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Sara Shneiderman is a socio-cultural anthropologist working in the Himalayan regions of Nepal, India and China (especially the Tibetan Autonomous Region). Her research addresses the relationships between political discourse, ritual practice, cultural performance and cross-border migration in producing contemporary ethnic identities. A native of Washington, DC, she received her PhD (2009) and MA (2004) from Cornell University, following a BA with Honors from Brown University in both Anthropology and Religious Studies (1997).

Her doctoral dissertation was an ethnography of the Thangmi, entitled Rituals of Ethnicity: Migration, Mixture and the Making of Thangmi Identity Across Himalayan Borders. It explored how this Himalayan community of approximately 40,000 resident in Nepal, India and China communicate with each other across state borders in a ‘feedback loop’, which provides the momentum for the ongoing reproduction of Thangmi identity. She has also published several articles on the broader themes of Nepal’s Maoist movement and political consciousness; ethnicity, ethnic classification and affirmative action; ritual and religious practice; and gender, agency and identity. Multimedia technologies form a core part of her ethnographic methodology, and she is a founding member of the Digital Himalaya Project, based at the Department of Social Anthropology in Cambridge.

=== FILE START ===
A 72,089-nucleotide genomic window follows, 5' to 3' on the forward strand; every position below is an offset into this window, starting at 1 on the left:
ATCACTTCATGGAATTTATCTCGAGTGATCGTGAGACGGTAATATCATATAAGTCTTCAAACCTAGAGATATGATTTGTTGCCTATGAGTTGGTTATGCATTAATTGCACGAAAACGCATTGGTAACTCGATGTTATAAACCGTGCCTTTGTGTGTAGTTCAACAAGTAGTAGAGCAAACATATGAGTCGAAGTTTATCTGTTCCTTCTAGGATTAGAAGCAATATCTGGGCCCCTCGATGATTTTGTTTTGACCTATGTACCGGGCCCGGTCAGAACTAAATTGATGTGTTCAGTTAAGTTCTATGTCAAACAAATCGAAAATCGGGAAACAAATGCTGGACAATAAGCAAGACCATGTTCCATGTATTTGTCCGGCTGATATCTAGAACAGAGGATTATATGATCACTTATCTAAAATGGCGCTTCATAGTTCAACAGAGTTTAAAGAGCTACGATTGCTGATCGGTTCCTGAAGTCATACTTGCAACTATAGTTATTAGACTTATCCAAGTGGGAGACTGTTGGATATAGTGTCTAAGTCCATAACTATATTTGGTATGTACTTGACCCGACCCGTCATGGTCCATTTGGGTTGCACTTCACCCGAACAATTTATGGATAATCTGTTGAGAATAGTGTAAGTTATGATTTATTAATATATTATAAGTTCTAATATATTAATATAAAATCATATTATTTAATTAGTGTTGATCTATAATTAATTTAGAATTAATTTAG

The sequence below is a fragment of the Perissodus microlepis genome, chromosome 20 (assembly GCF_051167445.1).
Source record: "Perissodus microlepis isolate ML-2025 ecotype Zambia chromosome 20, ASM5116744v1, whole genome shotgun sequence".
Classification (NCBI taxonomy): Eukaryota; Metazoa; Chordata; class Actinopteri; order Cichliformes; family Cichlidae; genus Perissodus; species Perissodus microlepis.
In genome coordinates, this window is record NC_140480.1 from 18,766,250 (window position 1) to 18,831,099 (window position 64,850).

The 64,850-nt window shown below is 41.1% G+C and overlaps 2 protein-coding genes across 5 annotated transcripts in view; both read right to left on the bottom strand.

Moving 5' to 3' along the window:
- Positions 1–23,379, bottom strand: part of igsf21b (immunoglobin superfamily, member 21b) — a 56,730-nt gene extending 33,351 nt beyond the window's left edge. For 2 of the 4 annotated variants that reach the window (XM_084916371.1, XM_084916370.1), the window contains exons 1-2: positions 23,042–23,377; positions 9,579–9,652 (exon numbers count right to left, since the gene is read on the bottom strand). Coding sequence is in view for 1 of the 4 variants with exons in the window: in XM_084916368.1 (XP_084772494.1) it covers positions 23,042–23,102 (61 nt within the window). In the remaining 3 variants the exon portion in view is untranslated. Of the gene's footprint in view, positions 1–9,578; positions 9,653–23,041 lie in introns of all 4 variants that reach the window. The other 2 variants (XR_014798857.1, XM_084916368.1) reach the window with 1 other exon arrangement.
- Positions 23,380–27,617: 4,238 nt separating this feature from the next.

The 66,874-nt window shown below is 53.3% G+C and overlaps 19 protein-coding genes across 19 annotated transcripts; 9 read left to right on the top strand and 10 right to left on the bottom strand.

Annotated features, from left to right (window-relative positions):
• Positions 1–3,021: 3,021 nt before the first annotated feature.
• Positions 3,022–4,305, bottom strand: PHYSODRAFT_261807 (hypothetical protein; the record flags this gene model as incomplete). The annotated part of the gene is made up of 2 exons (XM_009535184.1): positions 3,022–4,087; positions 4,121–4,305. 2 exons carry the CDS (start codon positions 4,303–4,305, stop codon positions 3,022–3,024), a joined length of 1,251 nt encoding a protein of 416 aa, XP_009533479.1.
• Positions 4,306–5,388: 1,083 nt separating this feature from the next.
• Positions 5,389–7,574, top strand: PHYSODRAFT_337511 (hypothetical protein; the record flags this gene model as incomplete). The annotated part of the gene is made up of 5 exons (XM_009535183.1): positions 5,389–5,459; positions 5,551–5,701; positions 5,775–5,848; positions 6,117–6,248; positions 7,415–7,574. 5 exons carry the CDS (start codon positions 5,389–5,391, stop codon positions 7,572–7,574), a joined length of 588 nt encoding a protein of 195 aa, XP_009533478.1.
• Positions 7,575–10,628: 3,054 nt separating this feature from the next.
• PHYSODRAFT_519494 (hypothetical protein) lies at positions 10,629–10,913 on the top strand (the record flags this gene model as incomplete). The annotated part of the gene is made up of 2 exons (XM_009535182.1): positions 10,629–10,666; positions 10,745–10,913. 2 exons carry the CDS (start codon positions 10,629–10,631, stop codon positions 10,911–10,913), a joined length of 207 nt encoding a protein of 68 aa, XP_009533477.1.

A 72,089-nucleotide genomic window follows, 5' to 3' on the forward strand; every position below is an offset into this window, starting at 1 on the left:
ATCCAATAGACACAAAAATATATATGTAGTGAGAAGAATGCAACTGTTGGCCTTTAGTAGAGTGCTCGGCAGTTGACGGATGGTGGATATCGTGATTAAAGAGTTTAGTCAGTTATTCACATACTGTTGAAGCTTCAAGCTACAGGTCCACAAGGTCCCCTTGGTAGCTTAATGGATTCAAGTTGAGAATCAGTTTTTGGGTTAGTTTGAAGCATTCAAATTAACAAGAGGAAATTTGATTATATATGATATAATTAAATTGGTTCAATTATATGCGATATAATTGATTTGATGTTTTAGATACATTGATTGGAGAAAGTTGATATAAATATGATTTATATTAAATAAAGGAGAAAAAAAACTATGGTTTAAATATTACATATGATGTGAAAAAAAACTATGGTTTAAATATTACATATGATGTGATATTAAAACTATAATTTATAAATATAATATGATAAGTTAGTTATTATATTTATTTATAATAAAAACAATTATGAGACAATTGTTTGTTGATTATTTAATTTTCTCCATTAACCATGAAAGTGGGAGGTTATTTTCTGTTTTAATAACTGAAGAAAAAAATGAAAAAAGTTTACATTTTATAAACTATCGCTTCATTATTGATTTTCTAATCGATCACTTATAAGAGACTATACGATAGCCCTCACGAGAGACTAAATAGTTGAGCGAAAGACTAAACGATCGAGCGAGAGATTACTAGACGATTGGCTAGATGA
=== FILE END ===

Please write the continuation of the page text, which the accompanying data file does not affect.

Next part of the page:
She is currently involved in a three-year British Academy UK-South Asia parternship scheme project entitled “Inequality and Affirmative Action in South Asia: Current Experiences and Future Agendas in India and Nepal”. She is also working on a monograph about the cultural politics of cross-border Thangmi identity, and developing a manuscript on Thangmi ritual texts in collaboration with Nepali colleagues.

At Cambridge, she lectures for the POLIS paper on the History and Politics of South Asia (Int 8), and has supervised for Social Anthropology papers on Colonialism and Empire (S7) and Development (S10). She also supervises post-graduate students with interests in the anthropology of ritual and religion, ethnicity and nationalism, migration and transnationalism, politics and civil society, development, borders and border peoples, gender, conflict and violence, and Himalayan, South Asian, and Tibetan area studies.

In the past, she has served as a Teaching Fellow at the Cornell-Nepal Study Program, and as Adjunct Faculty at the School for International Training College Semester Abroad, both in Kathmandu, where she taught courses on Research Methods and Ethics, and Nepali History and Society. She has also taught a course on Myth, Ritual and Symbol at Cornell.

Last modified 2nd May 2011